Wednesday, November 3, 2010

Early Doors

I got out briefly this morning but got rained off at 10am and at 3pm it’s still raining. So this is a very short update with maybe better birding and ringing luck soon, although the forecast for the next few days is less than inspiring.

I went to Knott End at first light because the tide would be running in and any disturbance at that early hour would be minimal. So it proved, with a good selection of waders on the beach although the light was so poor my photography was limited, but I counted 45 Bar-tailed Godwit, 2200 Oystercatcher, 125 Redshank, 3000 Knot, 8 Grey Plover, 110 Dunlin and 95 Dunlin before the tide pushed most of them off to leave just Oystercatchers, Black-headed Gulls and a few Shelduck.


At the slipway I was surprised to see a Wheatear searching through the tideline debris because by 3rd November it should be well on the way to Africa. Not so the Twite, now here for the winter with 12 today around the top of the jetty but none at my nyjer seed drop at the Esplanade; instead there were 2 Pied Wagtails here, and a little further along a Rock Pipit.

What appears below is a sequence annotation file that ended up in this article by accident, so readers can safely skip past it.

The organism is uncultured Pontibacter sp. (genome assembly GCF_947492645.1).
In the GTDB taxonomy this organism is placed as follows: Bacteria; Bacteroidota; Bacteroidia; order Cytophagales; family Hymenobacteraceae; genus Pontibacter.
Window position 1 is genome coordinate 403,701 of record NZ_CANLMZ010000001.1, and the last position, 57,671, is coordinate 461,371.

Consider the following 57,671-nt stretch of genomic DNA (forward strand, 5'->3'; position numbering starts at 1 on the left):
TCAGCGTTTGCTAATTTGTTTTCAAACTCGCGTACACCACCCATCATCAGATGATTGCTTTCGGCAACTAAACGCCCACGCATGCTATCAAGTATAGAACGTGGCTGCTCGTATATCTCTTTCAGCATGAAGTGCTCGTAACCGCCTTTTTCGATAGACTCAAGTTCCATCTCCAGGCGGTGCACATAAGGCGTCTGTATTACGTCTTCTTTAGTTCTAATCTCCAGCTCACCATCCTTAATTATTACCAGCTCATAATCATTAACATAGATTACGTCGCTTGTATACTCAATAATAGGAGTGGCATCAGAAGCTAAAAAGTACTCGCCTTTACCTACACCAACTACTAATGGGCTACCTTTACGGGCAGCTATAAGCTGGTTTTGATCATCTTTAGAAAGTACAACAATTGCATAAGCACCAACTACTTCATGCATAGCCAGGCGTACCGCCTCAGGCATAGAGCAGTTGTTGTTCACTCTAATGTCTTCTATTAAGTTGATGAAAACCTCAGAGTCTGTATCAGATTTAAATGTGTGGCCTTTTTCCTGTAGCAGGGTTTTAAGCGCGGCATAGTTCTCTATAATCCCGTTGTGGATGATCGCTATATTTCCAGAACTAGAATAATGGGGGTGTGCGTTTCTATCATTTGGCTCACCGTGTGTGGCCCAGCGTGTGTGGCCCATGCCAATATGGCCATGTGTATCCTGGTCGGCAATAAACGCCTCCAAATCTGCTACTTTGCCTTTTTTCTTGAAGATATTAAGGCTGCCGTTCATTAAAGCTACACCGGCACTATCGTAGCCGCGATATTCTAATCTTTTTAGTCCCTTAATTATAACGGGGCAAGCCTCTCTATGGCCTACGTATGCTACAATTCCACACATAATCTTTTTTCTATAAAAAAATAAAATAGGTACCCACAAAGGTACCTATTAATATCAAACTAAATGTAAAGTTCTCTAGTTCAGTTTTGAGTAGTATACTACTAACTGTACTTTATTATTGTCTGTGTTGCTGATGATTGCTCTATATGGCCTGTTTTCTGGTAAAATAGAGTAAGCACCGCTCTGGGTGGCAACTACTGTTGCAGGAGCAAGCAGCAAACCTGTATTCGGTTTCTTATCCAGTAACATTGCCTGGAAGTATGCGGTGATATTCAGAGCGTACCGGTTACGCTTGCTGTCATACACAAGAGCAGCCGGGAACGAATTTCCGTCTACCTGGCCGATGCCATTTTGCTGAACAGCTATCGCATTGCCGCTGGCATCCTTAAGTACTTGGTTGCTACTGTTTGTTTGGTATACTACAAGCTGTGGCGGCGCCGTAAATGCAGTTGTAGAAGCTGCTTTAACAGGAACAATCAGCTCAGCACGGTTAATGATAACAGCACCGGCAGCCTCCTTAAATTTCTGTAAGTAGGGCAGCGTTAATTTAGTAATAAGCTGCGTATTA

Already the rain threatened so I made my way along Head Dyke Lane towards Pilling and Wheel Lane. It looks like many of the Whooper Swans have moved down to the Wildfowl Trust reserve at Martin Mere where a count of 400 birds there last week coincided with my Pilling Count of 210 on October 27th. Today the Whoopers were down to 35 individuals, sharing the flooded stubble with 40 Redshank, 240 uninspiring Greylag fairly close to the road, and further away about 1700 of the much wilder Pink-footed Goose. There were many more pinkies coming from and also going out to the marsh but today I didn’t get chance to look.

Whooper Swan

Whooper Swan

When I got to Lane Ends many of last night’s roosting Little Egret were still hanging about the island where I counted 28 birds, and as I did so some began to leave. I began the walk to Pilling Water, flushing a Snipe from the tide line, several Skylark from the grassy bank, and a Kestrel from a fence post, but from the west the rain returned with a vengeance.

I think it was in 1981 that I and many others twitched a Little Egret at Leighton Moss, a bird that created quite a stir at the time; now they are ten-a-penny and a twitcher’s pager no longer bleeps for Little Egrets.

Little Egret


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